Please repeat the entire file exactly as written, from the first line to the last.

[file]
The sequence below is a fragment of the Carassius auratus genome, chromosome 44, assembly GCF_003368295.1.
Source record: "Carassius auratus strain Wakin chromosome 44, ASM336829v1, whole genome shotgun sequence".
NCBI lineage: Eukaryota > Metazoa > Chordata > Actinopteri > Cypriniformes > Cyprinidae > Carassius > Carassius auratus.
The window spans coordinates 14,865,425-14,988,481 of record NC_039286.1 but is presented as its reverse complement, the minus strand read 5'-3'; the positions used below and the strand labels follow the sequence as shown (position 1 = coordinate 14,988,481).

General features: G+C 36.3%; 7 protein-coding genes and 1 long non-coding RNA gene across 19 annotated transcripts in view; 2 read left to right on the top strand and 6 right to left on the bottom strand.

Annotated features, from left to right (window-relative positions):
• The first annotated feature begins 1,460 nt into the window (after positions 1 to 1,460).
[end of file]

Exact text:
The sequence below is a fragment of the Carassius auratus genome, chromosome 44, assembly GCF_003368295.1.
Source record: "Carassius auratus strain Wakin chromosome 44, ASM336829v1, whole genome shotgun sequence".
NCBI lineage: Eukaryota > Metazoa > Chordata > Actinopteri > Cypriniformes > Cyprinidae > Carassius > Carassius auratus.
The window spans coordinates 14,865,425-14,988,481 of record NC_039286.1 but is presented as its reverse complement, the minus strand read 5'-3'; the positions used below and the strand labels follow the sequence as shown (position 1 = coordinate 14,988,481).

General features: G+C 36.3%; 7 protein-coding genes and 1 long non-coding RNA gene across 19 annotated transcripts in view; 2 read left to right on the top strand and 6 right to left on the bottom strand.

Annotated features, from left to right (window-relative positions):
• The first annotated feature begins 1,460 nt into the window (after positions 1 to 1,460).